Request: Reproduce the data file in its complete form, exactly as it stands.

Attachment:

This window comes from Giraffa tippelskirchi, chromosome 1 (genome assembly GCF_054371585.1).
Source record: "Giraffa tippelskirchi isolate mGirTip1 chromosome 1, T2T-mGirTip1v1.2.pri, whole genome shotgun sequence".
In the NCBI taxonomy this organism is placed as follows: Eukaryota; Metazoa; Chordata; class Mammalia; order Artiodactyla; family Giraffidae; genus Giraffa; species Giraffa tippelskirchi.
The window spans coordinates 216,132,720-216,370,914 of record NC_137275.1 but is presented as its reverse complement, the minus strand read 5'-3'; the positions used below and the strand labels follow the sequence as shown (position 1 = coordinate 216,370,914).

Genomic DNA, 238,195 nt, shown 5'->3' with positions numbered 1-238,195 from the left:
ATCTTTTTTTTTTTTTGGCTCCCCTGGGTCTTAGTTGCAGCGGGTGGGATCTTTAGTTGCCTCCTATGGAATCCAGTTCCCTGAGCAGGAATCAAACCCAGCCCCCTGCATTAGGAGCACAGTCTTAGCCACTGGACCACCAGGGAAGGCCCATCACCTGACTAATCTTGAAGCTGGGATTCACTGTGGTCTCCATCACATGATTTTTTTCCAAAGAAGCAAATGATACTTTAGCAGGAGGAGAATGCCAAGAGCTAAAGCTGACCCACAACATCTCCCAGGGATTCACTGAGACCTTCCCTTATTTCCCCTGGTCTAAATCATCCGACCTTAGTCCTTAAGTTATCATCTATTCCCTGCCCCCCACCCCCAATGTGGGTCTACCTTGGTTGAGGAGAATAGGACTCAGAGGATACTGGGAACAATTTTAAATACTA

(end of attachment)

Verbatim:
This window comes from Giraffa tippelskirchi, chromosome 1 (genome assembly GCF_054371585.1).
Source record: "Giraffa tippelskirchi isolate mGirTip1 chromosome 1, T2T-mGirTip1v1.2.pri, whole genome shotgun sequence".
In the NCBI taxonomy this organism is placed as follows: Eukaryota; Metazoa; Chordata; class Mammalia; order Artiodactyla; family Giraffidae; genus Giraffa; species Giraffa tippelskirchi.
The window spans coordinates 216,132,720-216,370,914 of record NC_137275.1 but is presented as its reverse complement, the minus strand read 5'-3'; the positions used below and the strand labels follow the sequence as shown (position 1 = coordinate 216,370,914).

Genomic DNA, 238,195 nt, shown 5'->3' with positions numbered 1-238,195 from the left:
ATCTTTTTTTTTTTTTGGCTCCCCTGGGTCTTAGTTGCAGCGGGTGGGATCTTTAGTTGCCTCCTATGGAATCCAGTTCCCTGAGCAGGAATCAAACCCAGCCCCCTGCATTAGGAGCACAGTCTTAGCCACTGGACCACCAGGGAAGGCCCATCACCTGACTAATCTTGAAGCTGGGATTCACTGTGGTCTCCATCACATGATTTTTTTCCAAAGAAGCAAATGATACTTTAGCAGGAGGAGAATGCCAAGAGCTAAAGCTGACCCACAACATCTCCCAGGGATTCACTGAGACCTTCCCTTATTTCCCCTGGTCTAAATCATCCGACCTTAGTCCTTAAGTTATCATCTATTCCCTGCCCCCCACCCCCAATGTGGGTCTACCTTGGTTGAGGAGAATAGGACTCAGAGGATACTGGGAACAATTTTAAATACTA